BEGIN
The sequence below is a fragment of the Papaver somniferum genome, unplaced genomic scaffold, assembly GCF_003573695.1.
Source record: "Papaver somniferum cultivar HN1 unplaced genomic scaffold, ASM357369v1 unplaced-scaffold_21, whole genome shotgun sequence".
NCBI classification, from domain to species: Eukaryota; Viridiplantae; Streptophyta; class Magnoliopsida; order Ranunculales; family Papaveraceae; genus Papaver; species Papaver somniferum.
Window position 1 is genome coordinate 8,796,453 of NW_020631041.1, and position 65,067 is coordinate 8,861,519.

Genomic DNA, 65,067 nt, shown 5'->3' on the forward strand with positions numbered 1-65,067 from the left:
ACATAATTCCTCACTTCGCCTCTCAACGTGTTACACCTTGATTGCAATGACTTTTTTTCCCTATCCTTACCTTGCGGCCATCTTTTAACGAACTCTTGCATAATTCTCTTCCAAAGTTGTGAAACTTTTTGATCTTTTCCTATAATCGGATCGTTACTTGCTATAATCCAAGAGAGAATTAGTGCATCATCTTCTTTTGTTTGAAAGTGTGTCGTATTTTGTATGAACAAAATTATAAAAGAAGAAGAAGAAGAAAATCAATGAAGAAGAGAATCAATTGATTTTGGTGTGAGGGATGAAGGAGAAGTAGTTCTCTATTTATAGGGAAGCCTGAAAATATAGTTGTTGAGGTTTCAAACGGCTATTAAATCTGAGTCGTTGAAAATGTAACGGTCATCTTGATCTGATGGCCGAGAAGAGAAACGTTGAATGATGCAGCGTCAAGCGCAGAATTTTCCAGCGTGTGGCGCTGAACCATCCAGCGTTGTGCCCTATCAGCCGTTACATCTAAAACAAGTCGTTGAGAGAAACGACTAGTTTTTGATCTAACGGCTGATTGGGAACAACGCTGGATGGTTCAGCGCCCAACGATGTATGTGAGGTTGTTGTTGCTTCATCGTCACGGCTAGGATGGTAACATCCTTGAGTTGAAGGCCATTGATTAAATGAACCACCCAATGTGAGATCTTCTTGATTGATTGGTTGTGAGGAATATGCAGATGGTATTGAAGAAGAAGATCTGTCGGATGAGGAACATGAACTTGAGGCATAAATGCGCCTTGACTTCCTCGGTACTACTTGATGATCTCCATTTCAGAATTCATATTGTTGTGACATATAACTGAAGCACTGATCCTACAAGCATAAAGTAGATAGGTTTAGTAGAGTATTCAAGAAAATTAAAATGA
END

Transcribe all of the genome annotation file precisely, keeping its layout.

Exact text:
The sequence below is a fragment of the Papaver somniferum genome, unplaced genomic scaffold, assembly GCF_003573695.1.
Source record: "Papaver somniferum cultivar HN1 unplaced genomic scaffold, ASM357369v1 unplaced-scaffold_21, whole genome shotgun sequence".
NCBI classification, from domain to species: Eukaryota; Viridiplantae; Streptophyta; class Magnoliopsida; order Ranunculales; family Papaveraceae; genus Papaver; species Papaver somniferum.
Window position 1 is genome coordinate 8,796,453 of NW_020631041.1, and position 65,067 is coordinate 8,861,519.

Genomic DNA, 65,067 nt, shown 5'->3' on the forward strand with positions numbered 1-65,067 from the left:
ACATAATTCCTCACTTCGCCTCTCAACGTGTTACACCTTGATTGCAATGACTTTTTTTCCCTATCCTTACCTTGCGGCCATCTTTTAACGAACTCTTGCATAATTCTCTTCCAAAGTTGTGAAACTTTTTGATCTTTTCCTATAATCGGATCGTTACTTGCTATAATCCAAGAGAGAATTAGTGCATCATCTTCTTTTGTTTGAAAGTGTGTCGTATTTTGTATGAACAAAATTATAAAAGAAGAAGAAGAAGAAAATCAATGAAGAAGAGAATCAATTGATTTTGGTGTGAGGGATGAAGGAGAAGTAGTTCTCTATTTATAGGGAAGCCTGAAAATATAGTTGTTGAGGTTTCAAACGGCTATTAAATCTGAGTCGTTGAAAATGTAACGGTCATCTTGATCTGATGGCCGAGAAGAGAAACGTTGAATGATGCAGCGTCAAGCGCAGAATTTTCCAGCGTGTGGCGCTGAACCATCCAGCGTTGTGCCCTATCAGCCGTTACATCTAAAACAAGTCGTTGAGAGAAACGACTAGTTTTTGATCTAACGGCTGATTGGGAACAACGCTGGATGGTTCAGCGCCCAACGATGTATGTGAGGTTGTTGTTGCTTCATCGTCACGGCTAGGATGGTAACATCCTTGAGTTGAAGGCCATTGATTAAATGAACCACCCAATGTGAGATCTTCTTGATTGATTGGTTGTGAGGAATATGCAGATGGTATTGAAGAAGAAGATCTGTCGGATGAGGAACATGAACTTGAGGCATAAATGCGCCTTGACTTCCTCGGTACTACTTGATGATCTCCATTTCAGAATTCATATTGTTGTGACATATAACTGAAGCACTGATCCTACAAGCATAAAGTAGATAGGTTTAGTAGAGTATTCAAGAAAATTAAAATGA